Opinion

The Great Debate

Too much at stake for long drilling moratorium

June 16, 2010

Deepwater oil production in the Gulf of Mexico accounted for 23 percent of all oil produced in the United States last year, and 7 percent of all crude consumed in the nation’s refineries, according to the Energy Information Administration’s “Annual Energy Outlook.”

Offshore production has risen 770,000 barrels per day since 1990, helping offset declining output of almost 2.9 million barrels elsewhere. In the Gulf, deepwater has been the fastest growing segment in recent years, accounting for more than three-quarters of all production last year.

Before the blowout of BP’s Macondo well, and the subsequent drilling moratorium, EIA forecast deepwater output would rise another 35 percent to hit 1.67 million barrels per day in 2015, up from 1.23 million bpd in 2009. By then, Gulf deepwater output would account for almost 29 percent of all oil produced in the United States.

Some analysts have suggested Macondo puts a large share of this forecast production in jeopardy, tightening the forward supply picture significantly. The International Energy Agency (IEA) has labelled it a potential game changer. President Barack Obama has seized on the spill to urge the country to “embrace a clean energy future.”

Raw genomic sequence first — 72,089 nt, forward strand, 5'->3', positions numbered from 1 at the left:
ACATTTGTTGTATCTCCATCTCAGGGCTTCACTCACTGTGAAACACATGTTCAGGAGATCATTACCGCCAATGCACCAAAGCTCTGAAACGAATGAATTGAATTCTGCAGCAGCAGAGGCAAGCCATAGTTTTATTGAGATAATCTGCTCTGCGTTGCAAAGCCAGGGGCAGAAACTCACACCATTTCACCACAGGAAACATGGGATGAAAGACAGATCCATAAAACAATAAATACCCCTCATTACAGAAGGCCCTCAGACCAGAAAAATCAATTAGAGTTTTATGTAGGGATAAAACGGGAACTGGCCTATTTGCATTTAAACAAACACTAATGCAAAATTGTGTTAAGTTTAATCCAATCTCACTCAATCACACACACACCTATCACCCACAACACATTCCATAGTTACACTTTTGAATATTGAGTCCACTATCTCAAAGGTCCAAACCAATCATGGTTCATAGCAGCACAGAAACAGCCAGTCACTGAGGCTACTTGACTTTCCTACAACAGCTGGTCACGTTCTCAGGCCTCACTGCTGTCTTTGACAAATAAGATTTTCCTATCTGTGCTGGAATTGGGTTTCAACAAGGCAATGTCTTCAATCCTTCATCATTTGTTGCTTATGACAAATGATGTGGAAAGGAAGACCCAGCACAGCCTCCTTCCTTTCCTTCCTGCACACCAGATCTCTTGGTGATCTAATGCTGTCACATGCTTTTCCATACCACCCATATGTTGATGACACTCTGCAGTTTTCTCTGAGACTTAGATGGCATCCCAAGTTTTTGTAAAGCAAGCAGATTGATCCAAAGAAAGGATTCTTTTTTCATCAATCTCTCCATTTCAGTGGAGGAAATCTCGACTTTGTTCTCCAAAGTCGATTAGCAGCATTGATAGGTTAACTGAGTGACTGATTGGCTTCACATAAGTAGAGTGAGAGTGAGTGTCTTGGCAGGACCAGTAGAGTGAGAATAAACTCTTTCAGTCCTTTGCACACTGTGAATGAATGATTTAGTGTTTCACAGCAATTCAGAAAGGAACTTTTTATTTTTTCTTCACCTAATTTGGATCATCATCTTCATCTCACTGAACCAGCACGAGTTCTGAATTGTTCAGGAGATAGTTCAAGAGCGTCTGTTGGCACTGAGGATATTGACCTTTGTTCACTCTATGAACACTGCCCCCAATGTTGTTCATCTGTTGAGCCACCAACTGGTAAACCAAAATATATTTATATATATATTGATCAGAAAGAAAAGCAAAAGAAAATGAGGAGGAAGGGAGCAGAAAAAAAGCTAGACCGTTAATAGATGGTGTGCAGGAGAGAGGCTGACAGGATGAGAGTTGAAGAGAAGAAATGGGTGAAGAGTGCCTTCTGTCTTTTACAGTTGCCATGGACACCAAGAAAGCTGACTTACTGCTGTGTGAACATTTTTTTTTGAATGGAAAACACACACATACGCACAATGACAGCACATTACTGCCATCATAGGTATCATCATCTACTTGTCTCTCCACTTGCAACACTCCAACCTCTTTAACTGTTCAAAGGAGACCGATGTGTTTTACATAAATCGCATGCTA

In practice, though, deepwater production is so important the United States has no alternative to continue exploration and raising output if the country is to have any real prospect of meeting predicted energy needs at acceptable prices without jeopardising energy security by raising imports even further.

EIA predicts slower growth in liquid fuel consumption over the coming two decades mostly as a result of increased energy efficiency. Gasoline demand may even have peaked, at least the component derived from petroleum, as a result of increased ethanol blending under the Renewable Fuels Standard (RFS).

But efficiency improvements, as well as biofuels, and other renewable, are unlikely to completely meet all future needs on their own.

Pressure to resume drilling new wells, with additional safeguards, will therefore be immense. There is no practical alternative. Any moratorium is set to be relatively short, at least for operators other than BP itself.